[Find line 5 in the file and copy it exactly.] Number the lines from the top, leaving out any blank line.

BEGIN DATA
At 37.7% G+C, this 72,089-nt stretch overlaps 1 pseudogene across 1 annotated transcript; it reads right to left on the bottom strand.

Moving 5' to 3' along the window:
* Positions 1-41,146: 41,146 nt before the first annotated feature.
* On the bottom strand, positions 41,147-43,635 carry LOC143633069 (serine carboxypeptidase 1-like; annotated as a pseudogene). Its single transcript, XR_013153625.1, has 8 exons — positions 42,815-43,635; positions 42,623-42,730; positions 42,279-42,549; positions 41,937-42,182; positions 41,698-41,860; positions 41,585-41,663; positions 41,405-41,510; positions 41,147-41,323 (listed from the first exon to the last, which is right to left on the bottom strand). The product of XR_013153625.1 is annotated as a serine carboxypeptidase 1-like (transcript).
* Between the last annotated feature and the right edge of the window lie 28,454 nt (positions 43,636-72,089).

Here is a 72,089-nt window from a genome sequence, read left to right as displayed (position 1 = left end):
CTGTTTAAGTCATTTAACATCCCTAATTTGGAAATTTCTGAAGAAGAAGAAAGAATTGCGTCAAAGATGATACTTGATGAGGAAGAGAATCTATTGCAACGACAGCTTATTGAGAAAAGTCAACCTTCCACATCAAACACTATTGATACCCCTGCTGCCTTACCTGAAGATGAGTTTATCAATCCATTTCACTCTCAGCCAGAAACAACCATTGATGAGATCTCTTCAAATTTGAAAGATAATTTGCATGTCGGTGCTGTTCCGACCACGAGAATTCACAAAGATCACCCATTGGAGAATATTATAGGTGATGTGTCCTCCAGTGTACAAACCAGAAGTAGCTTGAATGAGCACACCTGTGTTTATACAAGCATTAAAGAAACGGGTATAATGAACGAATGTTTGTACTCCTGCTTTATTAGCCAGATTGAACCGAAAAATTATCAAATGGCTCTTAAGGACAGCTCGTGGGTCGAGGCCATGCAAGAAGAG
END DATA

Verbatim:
* Between the last annotated feature and the right edge of the window lie 28,454 nt (positions 43,636-72,089).